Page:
Thursday, July 03, 2014

EARTH TO ECHO Is A Hollow Echo Of Kids-Minded '80s Sc-Fi

Now playing at a multiplex near you...

EARTH TO ECHO (Dir. Dave Green, 2014)

Stop me if you’ve heard this before – a small group of kids from the suburbs make contact with a cute alien stranded on Earth. Pursued by shadowy figures from the government they race to help their new intergalactic friend rebuild his spaceship so he can go home. Yes, I know you probably were trying to stop me when I hit the words “cute alien,” which is pretty much the same place that I wanted this movie to stop.

Oh, and I should mention that unlike the J.J. Abrams’ 2011 Spielberg-produced, Spielberg-derived SUPER 8 which has an almost identical premise, it doesn’t take place back in the era of Spielberg's seminal sci-fi kids flicks.

Its modern edge is from its tale being completely told BLAIR WITCH PROJECT-style via imagery from phones, video cameras and spyglasses. So it’s got that found footage thing happening, but otherwise every other element here was done to death over 30 years ago.

Teo Halm, Brian “Astro” Bradley, and Reese Hartwig play the tween leads, BFFs, who will soon be separated because of a huge highway construction project which will tear down their Nevada neighborhood. The kids’s phones start picking up crazy images which they trace to the desert, so on their last night together they ride their bikes out to find the extraterrestrial or whatever it is.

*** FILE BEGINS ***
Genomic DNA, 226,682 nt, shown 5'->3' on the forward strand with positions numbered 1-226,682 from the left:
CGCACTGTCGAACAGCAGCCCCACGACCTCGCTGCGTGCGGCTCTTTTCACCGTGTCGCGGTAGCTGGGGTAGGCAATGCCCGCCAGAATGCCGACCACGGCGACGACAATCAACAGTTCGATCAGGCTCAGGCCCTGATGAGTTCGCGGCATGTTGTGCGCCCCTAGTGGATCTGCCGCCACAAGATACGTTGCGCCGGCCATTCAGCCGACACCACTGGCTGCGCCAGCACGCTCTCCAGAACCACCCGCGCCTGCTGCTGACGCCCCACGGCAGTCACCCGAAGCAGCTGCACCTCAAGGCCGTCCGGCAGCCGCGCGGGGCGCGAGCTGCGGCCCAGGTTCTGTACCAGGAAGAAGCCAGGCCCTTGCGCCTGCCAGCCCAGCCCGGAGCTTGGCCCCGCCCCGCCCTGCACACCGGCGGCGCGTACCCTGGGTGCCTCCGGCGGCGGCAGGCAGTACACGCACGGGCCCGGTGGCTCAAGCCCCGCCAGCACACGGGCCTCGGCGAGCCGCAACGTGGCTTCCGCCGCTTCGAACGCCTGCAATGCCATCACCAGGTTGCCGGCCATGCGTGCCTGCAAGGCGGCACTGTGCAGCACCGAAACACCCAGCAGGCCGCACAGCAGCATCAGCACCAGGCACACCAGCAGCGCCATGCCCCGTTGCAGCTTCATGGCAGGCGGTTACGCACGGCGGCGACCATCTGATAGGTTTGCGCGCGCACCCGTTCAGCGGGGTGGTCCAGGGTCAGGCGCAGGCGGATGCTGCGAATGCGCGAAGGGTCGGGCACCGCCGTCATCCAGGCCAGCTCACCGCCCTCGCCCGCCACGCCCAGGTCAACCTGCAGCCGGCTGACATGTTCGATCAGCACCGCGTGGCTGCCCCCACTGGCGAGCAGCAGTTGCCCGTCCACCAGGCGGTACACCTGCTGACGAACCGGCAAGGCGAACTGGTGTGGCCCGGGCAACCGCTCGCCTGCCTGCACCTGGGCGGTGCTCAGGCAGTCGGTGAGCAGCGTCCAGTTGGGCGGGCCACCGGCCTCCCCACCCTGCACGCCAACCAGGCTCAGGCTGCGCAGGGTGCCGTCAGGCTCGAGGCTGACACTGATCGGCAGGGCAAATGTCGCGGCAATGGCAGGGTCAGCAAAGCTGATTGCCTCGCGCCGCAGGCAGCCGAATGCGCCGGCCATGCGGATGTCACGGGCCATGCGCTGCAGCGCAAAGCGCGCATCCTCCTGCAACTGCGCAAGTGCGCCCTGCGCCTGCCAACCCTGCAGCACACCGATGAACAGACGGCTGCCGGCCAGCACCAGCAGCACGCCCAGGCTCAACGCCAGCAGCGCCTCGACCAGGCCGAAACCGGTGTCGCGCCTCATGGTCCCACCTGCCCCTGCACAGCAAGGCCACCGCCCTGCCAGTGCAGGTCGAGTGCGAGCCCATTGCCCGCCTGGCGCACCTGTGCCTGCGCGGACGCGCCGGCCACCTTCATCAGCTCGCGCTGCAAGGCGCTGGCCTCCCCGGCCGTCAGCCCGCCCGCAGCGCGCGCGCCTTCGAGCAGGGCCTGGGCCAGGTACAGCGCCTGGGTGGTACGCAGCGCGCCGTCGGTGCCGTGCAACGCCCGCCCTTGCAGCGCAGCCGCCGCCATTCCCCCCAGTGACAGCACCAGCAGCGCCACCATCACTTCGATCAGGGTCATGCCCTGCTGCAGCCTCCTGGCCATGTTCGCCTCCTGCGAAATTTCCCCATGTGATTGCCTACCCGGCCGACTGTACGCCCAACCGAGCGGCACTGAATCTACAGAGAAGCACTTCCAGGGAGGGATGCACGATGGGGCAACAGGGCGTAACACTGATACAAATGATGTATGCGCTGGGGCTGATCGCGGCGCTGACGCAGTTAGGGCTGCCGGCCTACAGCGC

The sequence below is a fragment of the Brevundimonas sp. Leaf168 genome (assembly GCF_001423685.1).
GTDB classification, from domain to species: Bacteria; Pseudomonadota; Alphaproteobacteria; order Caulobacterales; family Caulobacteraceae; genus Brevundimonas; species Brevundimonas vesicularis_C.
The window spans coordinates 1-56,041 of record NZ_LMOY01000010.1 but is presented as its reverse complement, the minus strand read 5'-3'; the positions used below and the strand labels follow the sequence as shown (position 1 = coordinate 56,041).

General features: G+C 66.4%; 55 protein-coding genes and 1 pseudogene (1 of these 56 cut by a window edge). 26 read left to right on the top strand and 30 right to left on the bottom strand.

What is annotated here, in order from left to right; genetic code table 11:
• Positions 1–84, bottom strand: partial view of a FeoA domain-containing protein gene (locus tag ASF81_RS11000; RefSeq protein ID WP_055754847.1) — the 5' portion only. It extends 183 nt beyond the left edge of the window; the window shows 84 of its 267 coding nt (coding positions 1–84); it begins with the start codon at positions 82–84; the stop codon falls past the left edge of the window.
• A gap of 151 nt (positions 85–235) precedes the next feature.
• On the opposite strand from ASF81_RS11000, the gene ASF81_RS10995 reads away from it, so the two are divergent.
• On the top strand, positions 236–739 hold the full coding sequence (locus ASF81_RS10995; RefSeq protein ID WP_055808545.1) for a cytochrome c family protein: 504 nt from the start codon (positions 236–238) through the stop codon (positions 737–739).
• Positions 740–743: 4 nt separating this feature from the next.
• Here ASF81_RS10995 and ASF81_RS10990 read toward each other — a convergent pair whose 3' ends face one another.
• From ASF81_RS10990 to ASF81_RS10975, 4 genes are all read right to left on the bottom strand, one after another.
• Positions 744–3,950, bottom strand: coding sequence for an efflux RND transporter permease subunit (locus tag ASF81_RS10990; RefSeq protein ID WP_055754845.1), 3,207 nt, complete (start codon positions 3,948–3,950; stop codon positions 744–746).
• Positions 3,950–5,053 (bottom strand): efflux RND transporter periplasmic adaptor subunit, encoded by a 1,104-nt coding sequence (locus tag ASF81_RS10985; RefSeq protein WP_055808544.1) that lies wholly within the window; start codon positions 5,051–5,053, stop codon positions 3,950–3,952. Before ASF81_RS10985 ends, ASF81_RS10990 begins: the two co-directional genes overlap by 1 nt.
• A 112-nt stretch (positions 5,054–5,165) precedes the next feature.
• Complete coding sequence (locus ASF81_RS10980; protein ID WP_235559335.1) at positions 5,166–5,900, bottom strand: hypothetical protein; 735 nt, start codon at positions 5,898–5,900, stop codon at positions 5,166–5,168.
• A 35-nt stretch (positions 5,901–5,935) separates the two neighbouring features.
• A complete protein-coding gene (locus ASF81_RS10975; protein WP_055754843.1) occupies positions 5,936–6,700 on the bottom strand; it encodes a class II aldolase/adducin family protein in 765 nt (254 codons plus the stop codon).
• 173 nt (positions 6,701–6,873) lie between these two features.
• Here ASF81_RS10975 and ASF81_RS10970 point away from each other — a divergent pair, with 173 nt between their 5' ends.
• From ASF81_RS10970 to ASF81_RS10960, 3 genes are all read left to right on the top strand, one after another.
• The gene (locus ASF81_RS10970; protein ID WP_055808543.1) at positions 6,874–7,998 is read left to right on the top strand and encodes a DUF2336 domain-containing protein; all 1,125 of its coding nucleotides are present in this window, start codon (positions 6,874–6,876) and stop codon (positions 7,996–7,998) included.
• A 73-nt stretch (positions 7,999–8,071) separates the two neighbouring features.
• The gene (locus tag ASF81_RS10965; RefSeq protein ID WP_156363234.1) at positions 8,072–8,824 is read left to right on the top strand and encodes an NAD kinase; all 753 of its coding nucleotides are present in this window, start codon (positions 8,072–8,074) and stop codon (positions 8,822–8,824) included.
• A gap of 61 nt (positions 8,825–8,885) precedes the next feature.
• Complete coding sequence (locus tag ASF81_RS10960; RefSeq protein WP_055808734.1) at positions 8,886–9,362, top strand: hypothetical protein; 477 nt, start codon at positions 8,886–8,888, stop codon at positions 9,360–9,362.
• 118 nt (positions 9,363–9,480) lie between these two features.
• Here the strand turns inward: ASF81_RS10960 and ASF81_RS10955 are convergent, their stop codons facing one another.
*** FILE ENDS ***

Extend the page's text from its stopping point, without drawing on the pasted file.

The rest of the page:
Echo, the alien robot thing they befriend looks like a robotic owl or some kind of miniature WALL-E so prepare to cringe for the “aww” factor. All the shaky cam chases, shadowy action scenes, and consistent affirmations about the power of friendship, that like SUPER 8, have the boys running around accompanied by a love interest blonde tween (Ella Wahlestedt), bored me to tears. So did the incredibly underwhleming CGI-ed climax, that I bet you can guess involves a ginormous mothership.

I read that first-time director Green studied kids’ video-making today so that he could make a film that looked like it was made by 13-year olds. Green does indeed achieve that, but he’s also made a film that was made just for 13-year olds, but only ones that haven’t seen E.T., or EXPLORERS, or FLIGHT OF THE NAVIGATOR, or even MAC AND ME - pretty much any ‘80s kids-minded sci-fi that is.

Disney sold this to Relativity Media, which proves that the Magic Kingdom sometimes can tell when a project is sorely missing magic.

The good but far from great SUPER 8 sure looks like essential Spielberg next to this otherworldly waste.

More later...

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